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Supreme Court finds school’s admissions policies contravene race equality law

 

The British Humanist Association (BHA) has welcomed today’s Supreme Court ruling that the admissions criteria to the Jews’ Free School (JFS) in Kenton contravene the Race Relations Act 1976, describing the judgment as ‘of immense importance.’ The judgment upholds an earlier ruling by the Court of Appeal.

Andrew Copson, BHA Director of Education and Public Affairs, said, ‘This judgment is immensely important. It puts beyond doubt the position that, even though there may be a religious motivation for doing so, discrimination against children in admissions on racial grounds is illegal under any circumstances.

‘This is not a matter of restricting “religious freedom” or otherwise; that the admissions criteria of a state-funded faith school have been found to be racially discriminatory should be enough impetus to look carefully at the criteria all faith schools use to discriminate in their admissions.

‘Faith schools are almost entirely state funded in the main. 60 years ago religious groups provided a lot of funding for their state funded schools, it was a genuine partnership, and so they’ve retained certain control over admissions. But these days 100% of the running costs are paid by the state and so there’s absolutely no reason why what is essentially a public service should be denied to any children whatever their beliefs or the beliefs of their parents.’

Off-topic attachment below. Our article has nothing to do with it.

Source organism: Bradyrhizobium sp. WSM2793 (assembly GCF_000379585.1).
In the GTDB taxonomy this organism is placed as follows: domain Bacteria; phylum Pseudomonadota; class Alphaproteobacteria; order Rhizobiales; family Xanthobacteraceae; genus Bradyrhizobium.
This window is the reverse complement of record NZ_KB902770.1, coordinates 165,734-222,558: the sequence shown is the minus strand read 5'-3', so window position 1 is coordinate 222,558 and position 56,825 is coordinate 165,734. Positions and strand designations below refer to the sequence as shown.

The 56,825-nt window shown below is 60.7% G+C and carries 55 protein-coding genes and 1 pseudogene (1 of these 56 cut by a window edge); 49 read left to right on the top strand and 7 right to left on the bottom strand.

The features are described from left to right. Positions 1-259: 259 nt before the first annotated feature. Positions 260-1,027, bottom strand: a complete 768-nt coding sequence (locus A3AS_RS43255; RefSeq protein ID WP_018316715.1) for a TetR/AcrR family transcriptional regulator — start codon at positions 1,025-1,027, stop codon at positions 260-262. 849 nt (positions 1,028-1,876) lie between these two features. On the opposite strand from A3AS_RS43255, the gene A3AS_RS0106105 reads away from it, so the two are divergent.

Notes

For further comment or information, contact Andrew Copson on 020 7079 3584 or 07534 248596.

The British Humanist Association (BHA) is the national charity representing and supporting the non-religious, campaigning for an end to religious privilege and to discrimination based on religion or belief and is the largest organisation in the UK working for a secular society. In education, this means an end to the expansion of faith schools and for the assimilation of those that currently exist into a system of inclusive and accommodating community schools.

 

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